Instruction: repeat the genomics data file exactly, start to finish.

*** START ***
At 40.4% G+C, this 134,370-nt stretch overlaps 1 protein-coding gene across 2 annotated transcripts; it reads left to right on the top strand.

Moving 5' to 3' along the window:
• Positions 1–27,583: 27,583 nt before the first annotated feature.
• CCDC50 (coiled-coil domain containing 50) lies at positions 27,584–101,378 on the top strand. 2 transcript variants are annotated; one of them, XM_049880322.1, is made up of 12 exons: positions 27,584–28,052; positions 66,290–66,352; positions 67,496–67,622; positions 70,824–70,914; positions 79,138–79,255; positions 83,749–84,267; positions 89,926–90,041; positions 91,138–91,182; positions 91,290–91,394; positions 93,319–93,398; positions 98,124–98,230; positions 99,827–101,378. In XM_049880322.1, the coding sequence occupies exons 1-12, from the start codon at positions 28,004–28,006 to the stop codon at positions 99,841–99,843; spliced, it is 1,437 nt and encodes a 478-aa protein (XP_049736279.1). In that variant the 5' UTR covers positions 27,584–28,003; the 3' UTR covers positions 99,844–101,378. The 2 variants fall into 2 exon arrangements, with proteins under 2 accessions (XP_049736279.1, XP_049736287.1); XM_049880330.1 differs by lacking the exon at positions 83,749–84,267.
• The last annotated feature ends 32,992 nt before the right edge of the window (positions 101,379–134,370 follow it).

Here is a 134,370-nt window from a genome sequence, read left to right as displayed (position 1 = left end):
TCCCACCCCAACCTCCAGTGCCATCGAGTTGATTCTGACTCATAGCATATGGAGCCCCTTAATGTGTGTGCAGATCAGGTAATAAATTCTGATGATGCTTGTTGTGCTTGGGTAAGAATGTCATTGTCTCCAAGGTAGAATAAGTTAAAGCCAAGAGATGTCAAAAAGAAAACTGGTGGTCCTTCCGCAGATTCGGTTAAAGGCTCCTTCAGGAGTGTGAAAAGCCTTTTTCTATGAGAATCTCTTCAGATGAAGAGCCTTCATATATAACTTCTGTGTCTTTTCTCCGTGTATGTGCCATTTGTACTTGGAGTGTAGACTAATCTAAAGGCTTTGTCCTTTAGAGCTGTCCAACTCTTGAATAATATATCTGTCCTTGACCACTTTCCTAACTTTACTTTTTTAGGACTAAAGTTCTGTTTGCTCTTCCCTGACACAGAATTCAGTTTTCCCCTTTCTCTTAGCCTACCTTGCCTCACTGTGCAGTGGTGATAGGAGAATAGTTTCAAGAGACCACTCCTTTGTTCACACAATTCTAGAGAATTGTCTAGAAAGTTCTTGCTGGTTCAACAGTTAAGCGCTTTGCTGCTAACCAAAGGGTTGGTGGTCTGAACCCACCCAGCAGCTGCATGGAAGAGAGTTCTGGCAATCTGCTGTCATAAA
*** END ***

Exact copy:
At 40.4% G+C, this 134,370-nt stretch overlaps 1 protein-coding gene across 2 annotated transcripts; it reads left to right on the top strand.

Moving 5' to 3' along the window:
• Positions 1–27,583: 27,583 nt before the first annotated feature.
• CCDC50 (coiled-coil domain containing 50) lies at positions 27,584–101,378 on the top strand. 2 transcript variants are annotated; one of them, XM_049880322.1, is made up of 12 exons: positions 27,584–28,052; positions 66,290–66,352; positions 67,496–67,622; positions 70,824–70,914; positions 79,138–79,255; positions 83,749–84,267; positions 89,926–90,041; positions 91,138–91,182; positions 91,290–91,394; positions 93,319–93,398; positions 98,124–98,230; positions 99,827–101,378. In XM_049880322.1, the coding sequence occupies exons 1-12, from the start codon at positions 28,004–28,006 to the stop codon at positions 99,841–99,843; spliced, it is 1,437 nt and encodes a 478-aa protein (XP_049736279.1). In that variant the 5' UTR covers positions 27,584–28,003; the 3' UTR covers positions 99,844–101,378. The 2 variants fall into 2 exon arrangements, with proteins under 2 accessions (XP_049736279.1, XP_049736287.1); XM_049880330.1 differs by lacking the exon at positions 83,749–84,267.
• The last annotated feature ends 32,992 nt before the right edge of the window (positions 101,379–134,370 follow it).

Here is a 134,370-nt window from a genome sequence, read left to right as displayed (position 1 = left end):
TCCCACCCCAACCTCCAGTGCCATCGAGTTGATTCTGACTCATAGCATATGGAGCCCCTTAATGTGTGTGCAGATCAGGTAATAAATTCTGATGATGCTTGTTGTGCTTGGGTAAGAATGTCATTGTCTCCAAGGTAGAATAAGTTAAAGCCAAGAGATGTCAAAAAGAAAACTGGTGGTCCTTCCGCAGATTCGGTTAAAGGCTCCTTCAGGAGTGTGAAAAGCCTTTTTCTATGAGAATCTCTTCAGATGAAGAGCCTTCATATATAACTTCTGTGTCTTTTCTCCGTGTATGTGCCATTTGTACTTGGAGTGTAGACTAATCTAAAGGCTTTGTCCTTTAGAGCTGTCCAACTCTTGAATAATATATCTGTCCTTGACCACTTTCCTAACTTTACTTTTTTAGGACTAAAGTTCTGTTTGCTCTTCCCTGACACAGAATTCAGTTTTCCCCTTTCTCTTAGCCTACCTTGCCTCACTGTGCAGTGGTGATAGGAGAATAGTTTCAAGAGACCACTCCTTTGTTCACACAATTCTAGAGAATTGTCTAGAAAGTTCTTGCTGGTTCAACAGTTAAGCGCTTTGCTGCTAACCAAAGGGTTGGTGGTCTGAACCCACCCAGCAGCTGCATGGAAGAGAGTTCTGGCAATCTGCTGTCATAAA